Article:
Tahar Rahim deftly plays Malik combining a deep fear of failure with a growing sense of confidence. The actor's unique vigor allows Malik to be charming even as he very clearly manipulates those around him. After being accused of abusing his connections with some Muslim prisoners for personal gain, he asks what's the harm in a little exploitation if everyone benefits? With his easy smiles and motor-mouth intonation, the actor puts a uniquely charismatic imprint on the Machiavellian gangster archetype. Underneath the disarming charm, lies a deeply angry performance as his character grows to despise the Europeans who see him only as a servile Arab. His rage becomes clear when, after telling his Corsican boss how to assert his power, he adds "But I'm just an Arab who only thinks with his dick" repeating one of the chief's many racial epithets. The pain of Malik's ascent is made clear through Rahim's tortured eyes.

Under Audiard's careful direction, the film becomes a mélange of visual styles continually shifting its aesthetic to mirror the protagonist's grand transformation. This film is appropriately unflinching during the character's first murder capturing the gruesome act in a long take. During a transcendent moment when Malik escapes from underneath the barrel of a gun, the film becomes far more ornate employing both slow-motion and a throbbing Arabian score that fills the soundtrack. The sudden moment of extreme calm within a previously fast-paced, tense scene perfectly illustrates the character's divine inspiration. With his complete grasp of how the visuals can accentuate the emotional core of the story, Audiard takes a familiar premise and makes it profoundly engaging.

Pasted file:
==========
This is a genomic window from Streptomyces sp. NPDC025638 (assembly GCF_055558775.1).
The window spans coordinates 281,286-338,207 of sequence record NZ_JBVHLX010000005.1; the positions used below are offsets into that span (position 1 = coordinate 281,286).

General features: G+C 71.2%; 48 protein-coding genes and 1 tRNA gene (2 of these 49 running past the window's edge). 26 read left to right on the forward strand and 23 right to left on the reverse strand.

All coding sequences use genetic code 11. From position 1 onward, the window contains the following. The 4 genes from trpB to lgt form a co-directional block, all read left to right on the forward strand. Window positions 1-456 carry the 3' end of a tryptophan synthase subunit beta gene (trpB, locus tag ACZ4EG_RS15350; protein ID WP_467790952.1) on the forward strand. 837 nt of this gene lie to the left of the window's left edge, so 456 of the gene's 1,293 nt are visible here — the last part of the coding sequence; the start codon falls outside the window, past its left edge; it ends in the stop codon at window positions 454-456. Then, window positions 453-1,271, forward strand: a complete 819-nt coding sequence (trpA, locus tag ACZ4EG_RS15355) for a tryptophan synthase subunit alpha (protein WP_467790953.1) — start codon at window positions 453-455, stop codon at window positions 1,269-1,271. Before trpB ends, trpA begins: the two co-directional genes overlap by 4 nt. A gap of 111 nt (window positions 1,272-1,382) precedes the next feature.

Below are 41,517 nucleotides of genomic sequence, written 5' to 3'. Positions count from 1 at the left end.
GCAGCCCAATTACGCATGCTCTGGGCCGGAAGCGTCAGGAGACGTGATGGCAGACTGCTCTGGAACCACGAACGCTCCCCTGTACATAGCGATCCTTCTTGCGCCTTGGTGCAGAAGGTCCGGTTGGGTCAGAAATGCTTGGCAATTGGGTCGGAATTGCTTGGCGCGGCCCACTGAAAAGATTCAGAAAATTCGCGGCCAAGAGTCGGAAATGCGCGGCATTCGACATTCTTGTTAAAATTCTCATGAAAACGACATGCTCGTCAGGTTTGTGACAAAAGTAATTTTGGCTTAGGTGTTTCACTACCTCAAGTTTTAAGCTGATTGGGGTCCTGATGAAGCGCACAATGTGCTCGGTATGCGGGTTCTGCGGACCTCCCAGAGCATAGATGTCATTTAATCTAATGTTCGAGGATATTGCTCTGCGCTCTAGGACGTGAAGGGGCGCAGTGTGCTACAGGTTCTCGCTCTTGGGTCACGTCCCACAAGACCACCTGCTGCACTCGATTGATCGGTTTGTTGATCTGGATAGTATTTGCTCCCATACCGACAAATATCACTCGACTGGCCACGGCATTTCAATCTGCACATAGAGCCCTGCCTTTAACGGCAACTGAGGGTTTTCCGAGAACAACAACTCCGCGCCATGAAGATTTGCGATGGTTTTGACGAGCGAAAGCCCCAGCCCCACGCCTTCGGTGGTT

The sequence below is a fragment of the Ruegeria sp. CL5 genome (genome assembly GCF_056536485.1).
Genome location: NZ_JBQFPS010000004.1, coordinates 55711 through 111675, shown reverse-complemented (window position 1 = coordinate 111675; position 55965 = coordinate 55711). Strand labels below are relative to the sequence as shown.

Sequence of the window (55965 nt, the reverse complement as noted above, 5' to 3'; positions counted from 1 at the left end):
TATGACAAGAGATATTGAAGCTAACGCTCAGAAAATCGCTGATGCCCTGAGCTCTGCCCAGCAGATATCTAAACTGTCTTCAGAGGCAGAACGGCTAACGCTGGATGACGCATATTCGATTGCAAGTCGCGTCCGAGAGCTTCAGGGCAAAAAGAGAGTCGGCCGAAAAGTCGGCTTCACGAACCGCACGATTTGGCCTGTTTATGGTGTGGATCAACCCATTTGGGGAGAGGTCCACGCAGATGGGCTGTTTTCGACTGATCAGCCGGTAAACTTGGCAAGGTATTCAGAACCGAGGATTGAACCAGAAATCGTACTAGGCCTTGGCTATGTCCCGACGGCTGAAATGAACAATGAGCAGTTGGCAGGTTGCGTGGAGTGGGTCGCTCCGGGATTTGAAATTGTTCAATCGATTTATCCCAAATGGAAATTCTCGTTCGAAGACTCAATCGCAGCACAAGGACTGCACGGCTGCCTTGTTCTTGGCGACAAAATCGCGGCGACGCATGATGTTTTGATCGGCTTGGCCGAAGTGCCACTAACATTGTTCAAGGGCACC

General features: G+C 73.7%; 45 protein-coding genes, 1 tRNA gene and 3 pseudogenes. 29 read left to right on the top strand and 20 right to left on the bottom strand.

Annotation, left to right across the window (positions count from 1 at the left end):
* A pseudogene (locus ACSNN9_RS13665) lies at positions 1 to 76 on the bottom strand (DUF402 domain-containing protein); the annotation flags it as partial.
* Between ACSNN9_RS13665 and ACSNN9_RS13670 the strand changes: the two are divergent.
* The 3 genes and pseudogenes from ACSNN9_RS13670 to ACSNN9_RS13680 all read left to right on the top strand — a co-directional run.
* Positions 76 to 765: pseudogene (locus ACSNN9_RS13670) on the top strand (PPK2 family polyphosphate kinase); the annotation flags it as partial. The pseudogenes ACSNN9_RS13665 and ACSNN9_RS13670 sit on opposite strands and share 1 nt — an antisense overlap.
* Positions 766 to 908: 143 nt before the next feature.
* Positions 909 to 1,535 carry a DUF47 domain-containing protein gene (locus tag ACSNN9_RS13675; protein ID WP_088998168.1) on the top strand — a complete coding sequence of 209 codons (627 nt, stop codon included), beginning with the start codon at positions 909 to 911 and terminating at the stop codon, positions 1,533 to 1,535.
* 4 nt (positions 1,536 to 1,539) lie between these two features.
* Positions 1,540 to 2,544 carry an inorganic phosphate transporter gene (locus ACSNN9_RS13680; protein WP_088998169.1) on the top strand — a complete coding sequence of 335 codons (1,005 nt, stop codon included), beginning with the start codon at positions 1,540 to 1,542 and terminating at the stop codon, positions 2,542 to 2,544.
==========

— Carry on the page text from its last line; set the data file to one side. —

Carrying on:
As powerful as the film is on a visceral level, it remains most intriguing in its meditation on the divisions of contemporary French society. That the individual capable of crossing racial lines is labeled a prophet shows the impossibility to achieve such cross-cultural dialogue on an everyday basis. Malik's constant isolation from both the Western Corsicans as well as the near Eastern North Africans indicates that such a quality is seen less with reverence than suspicion. On a metaphorical level, Malik's difficult experiences within the realm of the prison stand as a damning indictment of a French society still struggling with rather than embracing multiculturalism